PaperCut CVE-2023-27350 Deep Dive and Indicators of Compromise

by | Apr 24, 2023 | Attack Blogs


On 8 March 2023, PaperCut released new versions for their enterprise print management software, which included patches for two vulnerabilities: CVE-2023-27350 and CVE-2023-27351. The PaperCut security advisory details CVE-2023-27350 as a vulnerability that may allow an attacker to achieve remote code execution to compromise the PaperCut application server. PaperCut also details in this advisory that they became aware of it from Zero Day Initiative (ZDI). The ZDI case, ZDI-CAN-18987, details the vulnerability as an authentication bypass which leads to code execution.

On 19 April 2023, PaperCut became aware of in-the-wild exploitation of the product and published additional details including several indicators of compromise such as log file entries, known malicious domains, and YARA rules to detect observed malicious activity.

Subsequent research by Huntress also detailing this vulnerability was released on 21 April 2023 – including exploitation details and additional indicators of compromise.

In this post we’ll walk through the methodology of discovering the vulnerability given the security advisory, look at the root cause, analyze the patch, and develop an exploit proof-of-concept.

Locating the Vulnerability

Inspecting the ZDI case reveals valuable information within the Vulnerability Details:

The specific flaw exists within the SetupCompleted class. The issue results from improper access control. An attacker can leverage this vulnerability to bypass authentication and execute arbitrary code in the context of SYSTEM.

We find that the JAR that contains this SetupCompleted class is within C:\Program Files\PaperCut NG\server\lib\pcng-server-web-19.2.7.jar.

Decompiling a JAR can be done several ways, in this case we use CFR. CFR is a useful utility that can decompile Java via the command line to human-readable code that can be used as input for diff’ing tools.

java -jar cfr-0.152.jar v19.2.7/web-jar/pcng-server-web-19.2.7.jar --outputdir v19.2.7/web-jar/decompiled/

Looking at the decompiled class ./biz/papercut/pcng/web/setup/SetupCompleted.java, we see that upon submitting the form it calls performLogin() for the Admin user on line 48.

The performLogin() function can be found at ./biz/papercut/pcng/web/pages/Home.java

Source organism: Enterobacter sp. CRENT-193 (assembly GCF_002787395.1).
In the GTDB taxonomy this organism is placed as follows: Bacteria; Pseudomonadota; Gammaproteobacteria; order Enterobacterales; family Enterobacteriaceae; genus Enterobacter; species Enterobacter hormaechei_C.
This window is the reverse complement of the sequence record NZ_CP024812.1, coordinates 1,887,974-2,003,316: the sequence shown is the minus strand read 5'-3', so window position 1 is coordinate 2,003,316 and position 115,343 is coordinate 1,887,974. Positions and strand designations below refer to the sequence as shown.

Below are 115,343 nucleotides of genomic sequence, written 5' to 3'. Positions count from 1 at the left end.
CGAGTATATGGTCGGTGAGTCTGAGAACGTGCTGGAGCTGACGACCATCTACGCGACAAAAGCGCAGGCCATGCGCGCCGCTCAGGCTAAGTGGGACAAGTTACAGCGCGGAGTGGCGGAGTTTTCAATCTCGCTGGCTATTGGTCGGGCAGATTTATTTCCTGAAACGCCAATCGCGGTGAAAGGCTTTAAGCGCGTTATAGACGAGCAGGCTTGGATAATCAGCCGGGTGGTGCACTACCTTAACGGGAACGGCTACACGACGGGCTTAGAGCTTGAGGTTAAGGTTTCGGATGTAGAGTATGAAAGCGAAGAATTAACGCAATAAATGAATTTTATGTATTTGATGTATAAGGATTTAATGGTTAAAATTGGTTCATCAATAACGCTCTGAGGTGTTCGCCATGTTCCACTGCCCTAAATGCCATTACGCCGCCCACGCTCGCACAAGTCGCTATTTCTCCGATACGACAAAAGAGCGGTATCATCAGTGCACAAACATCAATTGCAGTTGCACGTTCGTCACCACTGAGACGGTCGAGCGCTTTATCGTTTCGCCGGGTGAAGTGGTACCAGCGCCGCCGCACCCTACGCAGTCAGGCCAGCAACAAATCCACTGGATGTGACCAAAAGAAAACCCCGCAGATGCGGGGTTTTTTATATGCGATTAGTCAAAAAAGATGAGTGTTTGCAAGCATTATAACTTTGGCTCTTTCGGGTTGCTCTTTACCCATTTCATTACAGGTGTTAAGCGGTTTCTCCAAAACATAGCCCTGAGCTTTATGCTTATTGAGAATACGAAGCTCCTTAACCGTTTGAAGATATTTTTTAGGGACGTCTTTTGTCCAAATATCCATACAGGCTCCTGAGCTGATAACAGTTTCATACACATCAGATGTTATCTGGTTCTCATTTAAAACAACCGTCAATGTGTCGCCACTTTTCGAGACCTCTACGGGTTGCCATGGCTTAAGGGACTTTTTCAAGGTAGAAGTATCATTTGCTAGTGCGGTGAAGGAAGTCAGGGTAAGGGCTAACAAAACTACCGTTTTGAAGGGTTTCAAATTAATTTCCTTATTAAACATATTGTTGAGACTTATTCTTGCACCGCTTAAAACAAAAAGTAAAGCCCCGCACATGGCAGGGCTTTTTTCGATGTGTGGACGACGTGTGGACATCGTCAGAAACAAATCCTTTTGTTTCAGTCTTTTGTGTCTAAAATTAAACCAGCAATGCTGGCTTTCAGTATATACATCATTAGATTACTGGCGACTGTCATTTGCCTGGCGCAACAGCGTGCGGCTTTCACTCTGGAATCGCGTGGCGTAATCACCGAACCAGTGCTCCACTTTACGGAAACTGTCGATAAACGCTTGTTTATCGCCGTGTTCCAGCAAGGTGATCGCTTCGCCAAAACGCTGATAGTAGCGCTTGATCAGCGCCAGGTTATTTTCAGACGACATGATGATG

This function is normally called throughout the software only after a user has had their password validated through a login flow. However, here in the SetupCompleted flow, the logic accidentally validates the session of the anonymous user. This type of web application vulnerability is called Session Puzzling.

Comparing the vulnerable SetupCompleted class from v19.2.7 to the patched version in v21.2.11 with Meld, we see that if setup has already been completed, visiting this page will now redirect to the “Home” page – eliminating the session puzzling logic flaw.

Confirming the authentication bypass in the GUI, we browse to the page at and click “Login”.

Developing the Exploit

Huntress`s blog details a method to obtain remote code execution by abusing the built-in “Scripting” functionality for printers. Inspecting the Device Scripting page, we see that it enables the administrator to develop hooks to customize printing across the enterprise.

The scripts are written in JavaScript and execute in the context of the PrintCut service – which runs as NT AUTHORITY\SYSTEM on Windows deployments.

Developing a script to interact with the site normally would be pretty straight forward, but the PaperCut web application uses dynamic form fields based on the last request – so it makes it slightly less straightforward.

To develop the exploit proof-of-concept, you’ll have to use sessions and individually request each page as you would through the user interface to ensure the form fields are populated properly.

Our full proof-of-concept exploit can be found on our GitHub.

Indicators of Compromise

PaperCut has been compiling indicators as observed from exploitation in-the-wild in their advisory and will be the best source of all indicators to be on the look out for. This section lists indicators that are observed when exploiting this vulnerability using our proof-of-concept.

Navigating to the native application logs in the Logs -> Application Log tab, several indicators can be observed. While most of the indicators will appear in normal use, special attention should be given to unfamiliar source IP addresses, times, and all of these events happening in quick succession.

Authentication Bypass Indicator:

User "admin" logged into the administration interface.

Settings Change Indicator (Precursor to RCE):

User "admin" updated the config key "<A>" to "<B>".

Specifically print.script.sandboxed and print-and-device.script.enabled.

Remote Code Execution Indicator:

Admin user "admin" modified the print script on printer "<printer>".

Internet Exposure

Querying Shodan for http.html:"papercut" http.html:"print"  shows approximately 1700 internet exposed PaperCut servers.

The PaperCut application is popular with the State, Local, and Education (SLED) type organizations, where just education makes up 450 of those results.

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